What wiki demonstrates is the principle that "there's always an easier way to do it". (See HandWavingProofThatTheresAlwaysAnEasierWayToDoIt)
In particular, it shows that certain conventional wisdom has built up which hides huge inefficiencies. Wiki shows that you can cut through some of these and make big gains.
For example, by going against the two most common conventions in UI design (WYSIWYG and FormsWithOneFieldPerDataItem) it reintroduced simple parsed markup language for users, which allows data to be entered and structured far more easily than the other two UI methods. Just following this pointer could lead to big productivity wins. (See TheReturnOfTheCommandLine)
Why would having a WYSIWYG wiki have any negative aspects? I see no disadvantage to having a more traditional GUI for the text markup. Indeed I suspect that you'll see them soon - just like you're getting WYSIWYG tools for blog authoring.
One example is the excellent VoodooPad a WYSIWYG wiki-ish text editor / outliner / notpad application for Mac OS X. Plug this into a future standard for Wiki page publication and you would have an better Wiki publication system. No more having to hit preview.
FormsWithOneFieldPerDataItem seems bogus too. Wiki's have one main data-item (content) in one field.
Some wikis have multiple fields (for titles, change summaries etc.) Some wiki's might be improved by having more fields (would the DiamondWiki be better/worse if it separated out the meta-data and content into separate fields?)
Wiki's are great and I love them to death, but I don't see them breaking any UI conventions.
Wow! VoodooPad looks very cool. And very like the kind of thing I (and half the world) have been dreaming of / dreaming of writing. Does it really run Python scripts as the screenshot suggests?
: Yup. Output gets inlined as I recall, but I don't have it on my box at the moment to try. The Ink integration is good too (Apple name for their pen-based interface - so you can draw, handwrite input, etc.) – AdrianHoward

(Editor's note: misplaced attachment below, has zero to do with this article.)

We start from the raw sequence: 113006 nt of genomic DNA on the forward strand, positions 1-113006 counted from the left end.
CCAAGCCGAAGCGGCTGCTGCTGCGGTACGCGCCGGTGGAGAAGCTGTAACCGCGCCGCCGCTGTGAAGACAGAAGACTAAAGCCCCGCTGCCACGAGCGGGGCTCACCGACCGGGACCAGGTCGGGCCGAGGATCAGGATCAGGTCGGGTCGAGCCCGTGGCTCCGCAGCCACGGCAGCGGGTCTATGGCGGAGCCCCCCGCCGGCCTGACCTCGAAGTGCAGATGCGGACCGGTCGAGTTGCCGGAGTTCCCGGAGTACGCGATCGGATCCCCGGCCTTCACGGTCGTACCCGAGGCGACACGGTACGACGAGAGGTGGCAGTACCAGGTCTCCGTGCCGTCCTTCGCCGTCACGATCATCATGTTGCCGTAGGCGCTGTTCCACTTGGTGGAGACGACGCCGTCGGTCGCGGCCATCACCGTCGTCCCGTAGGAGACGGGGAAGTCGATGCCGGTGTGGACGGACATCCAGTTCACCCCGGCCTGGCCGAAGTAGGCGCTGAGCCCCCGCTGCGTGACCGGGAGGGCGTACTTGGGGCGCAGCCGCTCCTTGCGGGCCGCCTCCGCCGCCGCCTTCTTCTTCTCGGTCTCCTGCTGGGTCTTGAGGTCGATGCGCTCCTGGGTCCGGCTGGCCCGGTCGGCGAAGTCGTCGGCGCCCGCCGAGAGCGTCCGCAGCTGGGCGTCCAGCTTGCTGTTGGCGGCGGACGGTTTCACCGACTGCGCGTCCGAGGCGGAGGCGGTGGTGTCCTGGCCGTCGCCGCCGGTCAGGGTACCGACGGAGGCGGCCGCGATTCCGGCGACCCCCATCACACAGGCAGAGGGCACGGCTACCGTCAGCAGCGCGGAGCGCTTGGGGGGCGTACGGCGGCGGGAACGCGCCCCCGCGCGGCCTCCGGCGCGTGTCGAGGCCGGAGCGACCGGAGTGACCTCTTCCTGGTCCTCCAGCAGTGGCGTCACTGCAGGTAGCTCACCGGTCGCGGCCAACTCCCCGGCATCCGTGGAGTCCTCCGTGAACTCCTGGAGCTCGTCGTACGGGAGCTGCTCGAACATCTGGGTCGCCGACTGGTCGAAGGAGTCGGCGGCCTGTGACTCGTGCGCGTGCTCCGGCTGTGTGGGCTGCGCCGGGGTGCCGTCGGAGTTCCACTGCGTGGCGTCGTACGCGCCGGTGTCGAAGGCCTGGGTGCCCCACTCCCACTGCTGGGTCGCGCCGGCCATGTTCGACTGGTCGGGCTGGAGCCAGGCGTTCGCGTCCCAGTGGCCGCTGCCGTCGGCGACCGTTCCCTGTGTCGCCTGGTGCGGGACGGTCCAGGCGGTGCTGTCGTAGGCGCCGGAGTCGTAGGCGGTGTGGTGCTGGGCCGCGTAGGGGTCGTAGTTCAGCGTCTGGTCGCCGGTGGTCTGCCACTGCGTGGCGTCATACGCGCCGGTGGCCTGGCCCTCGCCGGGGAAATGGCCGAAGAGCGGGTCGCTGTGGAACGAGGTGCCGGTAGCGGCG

The GUI thing, and the FormsWithOneFieldPerDataItem thing are related to the discussion we're having on AnEasyInterface. And my assertion here stands or falls on the same principle. Some of the things I want from a really good wiki are the capacity to put some kind of script into pages eg. macro invocation with parameters. As I say on AnEasyInterface, I believe that a linguistic interface gives me a lot of compositional power to express complex things in a convenient way.
And it seems that a two mode view (raw editable source and pretty presentation) is a convenient way to do this.
I guess you'll suggest that you could allow the insertion of such a macro into a GUI interface with eg. right click, pick macro name from pop-up menu, fill in parameters in a wizard. So you may have won this one ... damn you Howard! But I'll be back!
: Actually I'd probably prefer a palette you can drag and drop from ;-)
The problem with a palette you can drag and drop from is that it doesn't scale. If there are 5-8 items, OK. More and you start representing the items with cryptic icons (as with PhotoShop) or putting them into long drop-downs (in pop-ups!!).
I think TabCompletion / IntelliSense is the way to go to improve this. Allow a pop-up hint-list that can be scrolled or narrowed by continuing to type but doesn't actually take the focus away from the user if she doesn't want to use it.
And the problem with TabCompletion is that you have to know the name of the feature before you have to try it :-)
Also remember that palettes do not always have to be just iconic - or even have icons at all. Nothing wrong with text labels.
You're right, of course, that having alternate input methods would be a good thing.
And the problem with TabCompletion? is that you have to know the name of the feature before you have to try it :-)
This strikes me as beautifully illustrative of our discussion about expert vs. naive interfaces. I argue that "experts" are people who have an internal mental model of the system and don't need to read it ie. they know the command and just need help getting it in. Naive users are those who don't have an internal representation (don't know the commands) and therefore need help discovering a) that it exists, and b) how to trigger it.
You may need to cater for two kinds of users, but you also need to acknowledge that the two kinds of needs exist, and that the same interface doesn't help both.
And my general point is that having separate expert/novice interfaces isn't the right solution. Having interfaces that enable you to move from novice to expert are what we should be aiming at. Pull down menus would be one example. Novices can see all the options, notice the keyboard accelerators, and migrate to using the keyboard for extra speed.
It shouldn't be expert /or/ novice - it should be both.